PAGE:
Emmys: Jon Hamm reveals his major oops moment on set of 'Kimmy Schmidt'
This story first appeared in a special Emmy issue of The Hollywood Reporter magazine.
THR asked: What was the funniest or most challenging moment you had while filming your guest role?
Helene Runyon, Lip's college professor on Shameless (Showtime)
"There was a scene that was written where I am postcoital and dressed in a tank top and bottoms. But when I got to set, the director, who was a woman, decided she wanted to start it at the orgasm, with me nude and on top of Lip [Jeremy Allen White]. She wanted to see all of it. And it was eight in the morning. Super-sexy hour. I kind of gulped. I just wasn't ready because it was on paper one way, then all of a sudden, it's like, 'Take it all off and go!' I wasn't prepared. That was the moment when I thought, 'Oh, I'm definitely not on [my show, TNT's] Rizzoli & Isles.' There was a discussion, and we negotiated it down to a very sheer tank top. Jeremy held my hands through most of it. Emmy [Rossum] gave me some lovemaking advice. It's really not printable, but one of the tips involved throwing your head back. And [actor] Steve Howey offered me a shot of cherry vodka. At 8 a.m. I'm not sure it helped, by the way."
Richard Wayne Gary Wayne, who held the "mole women" captive on Unbreakable Kimmy Schmidt (Netflix)
"The series of flashbacks on the reverend's secret videotape were pretty challenging. Not only were they ridiculous, culminating with me humping the couch, but those were the last setups of the show. Everybody was wrapped, and I was there with the crew, who'd been working together for 13 weeks. I was the new guy going, 'Sorry, everybody, I'll try to get these done fast.' There was a lot of pressure. I figured the more ridiculous I was, the better, and they provided me an excellent opportunity to be ridiculous with a capital 'RIDIC.' When I was doing the karate, I was like, 'I think I'll do a kick and the flip-flop will come off. That'll be funny.' They were like, 'Just don't kick it into a light.' I'm like, 'Come on, what am I, an idiot?' And of course, on the first take, I kicked the flip-flop right into a fluorescent prop light and shattered it all over the place. That was super great."
Marcia Gay Harden
Hannah Keating, Annalise's sister-in-law on How to Get Away With Murder (ABC)
"Guest-starring on Murder essentially feels like joining the game Clue. Suddenly, there's this new character put into the game, and no one knows anything about her, including me. And when you'd ask the writers, they might go, 'Not quite sure.' It was figuring out how to be in that world with the information I had and make it make sense to me. At some point, you think, 'Let me just go in, have fun and make the moment honest. I'm just going to be as fierce as I can be playing what the writers have given me' -; which was crazy-emotional scenes with Viola [Davis, who plays Annalise]. She and I created all this backstory for our characters, and it was exciting. The show is very intense, yet people are having a good time."
Michelle White, a music therapist who works with Andre on Empire (FOX)
"The toughest was the 'Let's pray' scene. People are like, 'I've never seen a prayer like that!' Michelle and Andre [Trai Byers] have a professional relationship, but it's clear in that scene, there's an attraction. She's trying to remain professional, and I'm trying to be in the moment with the character, sing and play the piano at the same time. The dynamic of those three things was kind of confusing. I'm not a piano player. I know the basics. I can play in the key of C. But the song ['Remember the Music'] was very intricate. I was trying to figure out the whole configuration of the timing of the piano and sing in a different rhythm from what the piano was doing. I'm always holding my breath from when they say 'action' up until I'm done. Then it's like, 'Did I do it? Is the director happy?' That day, I felt like we had a good chemistry between Michelle and Andre. It felt authentic. It felt right."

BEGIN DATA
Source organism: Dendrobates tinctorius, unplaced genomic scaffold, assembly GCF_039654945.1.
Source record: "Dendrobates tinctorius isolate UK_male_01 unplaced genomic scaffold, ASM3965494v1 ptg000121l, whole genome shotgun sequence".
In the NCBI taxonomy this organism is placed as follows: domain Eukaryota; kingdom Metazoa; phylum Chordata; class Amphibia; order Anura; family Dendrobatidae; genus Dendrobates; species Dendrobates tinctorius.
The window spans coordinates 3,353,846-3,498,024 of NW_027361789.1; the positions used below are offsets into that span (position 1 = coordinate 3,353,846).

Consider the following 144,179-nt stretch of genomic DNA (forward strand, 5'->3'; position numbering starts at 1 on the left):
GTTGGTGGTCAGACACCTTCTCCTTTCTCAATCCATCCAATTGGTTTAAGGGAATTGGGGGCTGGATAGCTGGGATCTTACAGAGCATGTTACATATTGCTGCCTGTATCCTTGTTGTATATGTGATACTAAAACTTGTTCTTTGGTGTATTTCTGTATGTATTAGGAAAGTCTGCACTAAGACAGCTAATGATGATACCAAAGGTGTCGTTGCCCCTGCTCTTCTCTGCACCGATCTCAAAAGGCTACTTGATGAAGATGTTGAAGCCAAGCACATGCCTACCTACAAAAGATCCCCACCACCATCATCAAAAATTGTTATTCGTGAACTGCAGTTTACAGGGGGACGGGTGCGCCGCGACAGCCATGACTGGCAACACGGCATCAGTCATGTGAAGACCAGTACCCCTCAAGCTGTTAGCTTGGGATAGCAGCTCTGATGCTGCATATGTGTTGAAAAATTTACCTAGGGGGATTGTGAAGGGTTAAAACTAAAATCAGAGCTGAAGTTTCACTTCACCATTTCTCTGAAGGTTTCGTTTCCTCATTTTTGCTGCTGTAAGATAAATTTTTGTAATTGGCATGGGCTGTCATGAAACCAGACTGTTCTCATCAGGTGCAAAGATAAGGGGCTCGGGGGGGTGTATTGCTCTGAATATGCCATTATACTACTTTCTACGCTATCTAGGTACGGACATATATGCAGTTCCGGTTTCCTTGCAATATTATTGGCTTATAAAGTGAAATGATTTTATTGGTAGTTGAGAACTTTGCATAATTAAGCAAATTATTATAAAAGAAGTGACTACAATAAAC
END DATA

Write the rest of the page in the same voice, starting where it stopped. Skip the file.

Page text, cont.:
Claudia, Elizabeth and Philip's former KGB handler on The Americans (FX)
"I was nervous about meeting [actor] Frank Langella. Before this season, the only people I'd worked with on the show were Matthew Rhys [Philip] and Keri Russell [Elizabeth]. So it was a whole new world. And I did have a little bit of 'he's taking my place' feeling because he's Philip and Elizabeth's handler now. But that was all instantly gone when I met Frank. We went in to rehearse, and I just adored him. He's a theater person, and so am I. We had just one small scene together, but wasn't it a good one? It was one where there was no hidden agenda, something you rarely see on this show. But my character and his are friends from Russia who grew up together in the KGB ranks. That relationship was really fun to bring to life."
Sofia, Rogelio's mother on Jane the Virgin (The CW)
"Some of the funniest moments happened because they let me improvise a lot. When the scene was over, I'd just keep on prattling. My character, Sofia, was supposed to turn to the grandmother, Alba [Ivonne Coll] and say, 'You look wonderful,' and she says, 'Thank you.' There was no more dialogue, so I instead said, 'Well, what about me? How do I look?' And of course she's forced to say, 'You look wonderful.' And I said, 'You really think so?' I just had a handle on the character. Sofia's so self-involved. It was fun speaking what I felt was in her mind. I've known ladies like that who are all about themselves, especially in show business. I called her look 'bad Beverly Hills.' There were too many things all over her. It was like how Elizabeth Taylor looked when she married that last time, to that fool [Larry Fortensky]. That was like Sofia."
David Hyde Pierce
Frank Prady, Alicia's political opponent on The Good Wife (CBS)